Veterans sizing up the men’s backgrounds said they did not see war experience as a factor in the attacks.

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Although both gunmen implicated in fatal ambushes of police officers in Dallas and Baton Rouge, Louisiana, were young military veterans, neither of the gunmen had combat experience, according to military records, and there is no evidence they suffered from post-traumatic stress disorder, or PTSD.

There is no data that suggests veterans as a whole are more likely to commit crimes. In fact, a number of veterans have noted that while both gunmen had served in the military, so had four of the eight officers who were killed, said Paul Rieckhoff, the founder and chief executive officer of the Iraq and Afghanistan Veterans of America.

“The truth is that veterans are much more likely to be the rescuer than the assailant,” said Rieckhoff, who was an Army infantry platoon leader during the invasions in Iraq. “But there is this lazy stereotype that we come back as damaged souls.”

Thousands of veterans have returned from Iraq and Afghanistan struggling to deal with their war experiences. And some research has shown that veterans with post-traumatic stress disorder are more likely to commit crimes.

Micah Johnson, who killed five police officers in Dallas this month, served in the Army Reserve from 2009 to 2015 as part of a construction platoon, and had only basic training with weapons.

Though he deployed to Afghanistan, nothing in his military record shows he saw combat, or that anyone in his unit was wounded. He acquired much of his tactical training outside the military.

Gavin Long, who killed three officers in Baton Rouge on Sunday, served in the Marine Corps from 2005 to 2010 as a data network specialist. He deployed to Iraq, but in a recent podcast, Long, using the name Cosmo, said he had not seen combat.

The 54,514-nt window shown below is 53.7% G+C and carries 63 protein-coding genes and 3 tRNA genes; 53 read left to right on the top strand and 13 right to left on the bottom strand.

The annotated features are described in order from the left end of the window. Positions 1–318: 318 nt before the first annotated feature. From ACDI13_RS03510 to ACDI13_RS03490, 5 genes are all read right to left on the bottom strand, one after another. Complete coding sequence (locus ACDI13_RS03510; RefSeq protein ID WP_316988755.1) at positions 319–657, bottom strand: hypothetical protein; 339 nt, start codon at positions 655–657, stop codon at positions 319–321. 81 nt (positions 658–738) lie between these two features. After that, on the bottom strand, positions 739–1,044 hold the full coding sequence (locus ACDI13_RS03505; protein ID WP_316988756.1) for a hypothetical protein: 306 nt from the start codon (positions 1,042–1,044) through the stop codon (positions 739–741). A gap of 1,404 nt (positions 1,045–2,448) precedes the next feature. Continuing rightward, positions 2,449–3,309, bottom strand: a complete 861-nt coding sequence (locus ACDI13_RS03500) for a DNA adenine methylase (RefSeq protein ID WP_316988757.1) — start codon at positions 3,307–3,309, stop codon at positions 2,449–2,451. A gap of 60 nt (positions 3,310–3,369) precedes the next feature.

On Monday, veterans sizing up the men’s backgrounds said they did not see war experience as a factor in the attacks.

“Maybe there is something in the fact that they both served in the military, but it obviously doesn’t have anything to do with combat,” said Matt Gallagher, an Iraq war veteran and the author of the novel “Youngblood.” “The problem is the headlines don’t leave much room for nuance. The public sees veterans one of three ways: We are all heroes, we are all victims, or we are all monsters.”

A number of veterans’ groups, eager to cast off negative stereotypes, have banded together in recent years in an informal partnership they call the veterans’ empowerment movement. They organize volunteering trips and disaster relief teams, and exercise meetups to re-engage veterans in their communities. But, many say, negative stereotypes persist.

“We are seen as broken heroes,” said Bill Rausch, an Iraq war veteran who heads Got Your 6, a nonprofit that tries to improve portrayals of veterans in Hollywood and the media.

In a public survey the group conducted this year, he said, more than 80 percent of respondents said veterans suffered from mental health problems.

“Recent events only reinforce those perceptions,” he said. “If the American people are afraid of us instead of seeing us as an asset, it makes it more difficult for everyone.”